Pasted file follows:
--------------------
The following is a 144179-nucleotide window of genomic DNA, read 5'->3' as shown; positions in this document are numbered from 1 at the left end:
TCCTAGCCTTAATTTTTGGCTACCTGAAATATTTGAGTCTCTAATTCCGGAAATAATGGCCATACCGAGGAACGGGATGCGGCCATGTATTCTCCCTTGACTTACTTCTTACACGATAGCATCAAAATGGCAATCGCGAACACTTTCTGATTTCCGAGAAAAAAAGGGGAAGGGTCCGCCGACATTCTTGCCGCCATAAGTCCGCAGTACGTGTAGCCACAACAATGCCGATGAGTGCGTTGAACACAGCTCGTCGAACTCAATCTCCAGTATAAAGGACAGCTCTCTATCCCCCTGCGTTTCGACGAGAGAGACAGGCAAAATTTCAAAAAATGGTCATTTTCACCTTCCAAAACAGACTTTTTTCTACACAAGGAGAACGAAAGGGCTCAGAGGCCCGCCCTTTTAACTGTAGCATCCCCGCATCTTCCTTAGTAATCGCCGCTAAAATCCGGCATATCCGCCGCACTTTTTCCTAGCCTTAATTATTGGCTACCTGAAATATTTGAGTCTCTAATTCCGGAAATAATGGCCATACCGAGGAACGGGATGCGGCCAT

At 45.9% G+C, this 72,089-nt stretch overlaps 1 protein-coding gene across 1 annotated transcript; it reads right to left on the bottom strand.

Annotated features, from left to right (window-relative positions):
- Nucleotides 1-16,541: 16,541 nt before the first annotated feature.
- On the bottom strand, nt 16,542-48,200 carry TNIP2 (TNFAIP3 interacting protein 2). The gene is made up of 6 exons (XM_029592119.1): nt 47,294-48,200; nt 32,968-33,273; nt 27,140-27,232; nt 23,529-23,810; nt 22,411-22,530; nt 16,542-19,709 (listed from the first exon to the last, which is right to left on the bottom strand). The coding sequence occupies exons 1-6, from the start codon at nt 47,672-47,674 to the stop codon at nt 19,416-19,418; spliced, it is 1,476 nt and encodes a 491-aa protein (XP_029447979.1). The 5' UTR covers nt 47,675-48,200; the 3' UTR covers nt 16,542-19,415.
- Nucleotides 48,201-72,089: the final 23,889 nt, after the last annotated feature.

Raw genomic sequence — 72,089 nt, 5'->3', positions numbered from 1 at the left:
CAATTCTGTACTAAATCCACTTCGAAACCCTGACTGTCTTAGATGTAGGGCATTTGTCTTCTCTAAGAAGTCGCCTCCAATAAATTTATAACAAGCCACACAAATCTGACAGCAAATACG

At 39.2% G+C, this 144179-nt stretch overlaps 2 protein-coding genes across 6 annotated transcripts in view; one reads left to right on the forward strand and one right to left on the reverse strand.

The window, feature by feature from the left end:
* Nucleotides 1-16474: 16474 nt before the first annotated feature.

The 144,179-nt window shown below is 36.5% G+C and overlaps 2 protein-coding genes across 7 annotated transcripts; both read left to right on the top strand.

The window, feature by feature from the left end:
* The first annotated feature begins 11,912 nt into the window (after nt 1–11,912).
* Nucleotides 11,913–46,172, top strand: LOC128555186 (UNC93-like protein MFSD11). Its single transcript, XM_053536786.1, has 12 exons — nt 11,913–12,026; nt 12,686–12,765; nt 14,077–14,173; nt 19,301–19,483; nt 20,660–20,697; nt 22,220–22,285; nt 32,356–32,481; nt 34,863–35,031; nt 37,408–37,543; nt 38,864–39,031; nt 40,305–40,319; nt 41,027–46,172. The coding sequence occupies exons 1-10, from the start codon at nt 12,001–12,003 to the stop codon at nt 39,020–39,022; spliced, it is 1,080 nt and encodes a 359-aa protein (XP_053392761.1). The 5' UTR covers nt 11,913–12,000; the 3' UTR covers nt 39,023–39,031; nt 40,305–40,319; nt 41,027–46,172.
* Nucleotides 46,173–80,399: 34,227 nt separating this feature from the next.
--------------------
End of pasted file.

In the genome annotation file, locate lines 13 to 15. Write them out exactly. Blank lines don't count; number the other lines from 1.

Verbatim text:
The 144,179-nt window shown below is 36.5% G+C and overlaps 2 protein-coding genes across 7 annotated transcripts; both read left to right on the top strand.

The window, feature by feature from the left end:
* The first annotated feature begins 11,912 nt into the window (after nt 1–11,912).